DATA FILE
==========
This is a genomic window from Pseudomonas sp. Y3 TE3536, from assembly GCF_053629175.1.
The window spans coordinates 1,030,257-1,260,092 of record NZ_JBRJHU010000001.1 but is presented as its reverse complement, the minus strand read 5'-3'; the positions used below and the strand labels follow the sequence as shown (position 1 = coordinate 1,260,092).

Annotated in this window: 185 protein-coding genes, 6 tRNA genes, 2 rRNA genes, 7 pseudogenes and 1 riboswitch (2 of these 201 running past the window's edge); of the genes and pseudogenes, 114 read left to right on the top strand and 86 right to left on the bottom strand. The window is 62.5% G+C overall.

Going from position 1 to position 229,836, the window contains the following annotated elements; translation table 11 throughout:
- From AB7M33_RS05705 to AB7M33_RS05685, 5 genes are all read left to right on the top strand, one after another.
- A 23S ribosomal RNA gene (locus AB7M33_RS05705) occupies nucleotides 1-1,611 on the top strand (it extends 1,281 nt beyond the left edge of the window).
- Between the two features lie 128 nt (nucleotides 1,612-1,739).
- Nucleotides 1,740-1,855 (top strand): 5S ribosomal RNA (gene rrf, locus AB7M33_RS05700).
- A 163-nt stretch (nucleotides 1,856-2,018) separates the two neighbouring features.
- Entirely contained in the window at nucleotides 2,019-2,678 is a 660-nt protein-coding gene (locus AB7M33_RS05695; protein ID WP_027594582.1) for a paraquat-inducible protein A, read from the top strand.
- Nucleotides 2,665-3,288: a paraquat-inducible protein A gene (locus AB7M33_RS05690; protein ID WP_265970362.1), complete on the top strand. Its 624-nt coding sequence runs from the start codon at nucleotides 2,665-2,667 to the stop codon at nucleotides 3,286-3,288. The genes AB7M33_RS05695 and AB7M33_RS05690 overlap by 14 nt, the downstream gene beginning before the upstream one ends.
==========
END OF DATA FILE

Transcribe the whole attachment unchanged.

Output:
This is a genomic window from Pseudomonas sp. Y3 TE3536, from assembly GCF_053629175.1.
The window spans coordinates 1,030,257-1,260,092 of record NZ_JBRJHU010000001.1 but is presented as its reverse complement, the minus strand read 5'-3'; the positions used below and the strand labels follow the sequence as shown (position 1 = coordinate 1,260,092).

Annotated in this window: 185 protein-coding genes, 6 tRNA genes, 2 rRNA genes, 7 pseudogenes and 1 riboswitch (2 of these 201 running past the window's edge); of the genes and pseudogenes, 114 read left to right on the top strand and 86 right to left on the bottom strand. The window is 62.5% G+C overall.

Going from position 1 to position 229,836, the window contains the following annotated elements; translation table 11 throughout:
- From AB7M33_RS05705 to AB7M33_RS05685, 5 genes are all read left to right on the top strand, one after another.
- A 23S ribosomal RNA gene (locus AB7M33_RS05705) occupies nucleotides 1-1,611 on the top strand (it extends 1,281 nt beyond the left edge of the window).
- Between the two features lie 128 nt (nucleotides 1,612-1,739).
- Nucleotides 1,740-1,855 (top strand): 5S ribosomal RNA (gene rrf, locus AB7M33_RS05700).
- A 163-nt stretch (nucleotides 1,856-2,018) separates the two neighbouring features.
- Entirely contained in the window at nucleotides 2,019-2,678 is a 660-nt protein-coding gene (locus AB7M33_RS05695; protein ID WP_027594582.1) for a paraquat-inducible protein A, read from the top strand.
- Nucleotides 2,665-3,288: a paraquat-inducible protein A gene (locus AB7M33_RS05690; protein ID WP_265970362.1), complete on the top strand. Its 624-nt coding sequence runs from the start codon at nucleotides 2,665-2,667 to the stop codon at nucleotides 3,286-3,288. The genes AB7M33_RS05695 and AB7M33_RS05690 overlap by 14 nt, the downstream gene beginning before the upstream one ends.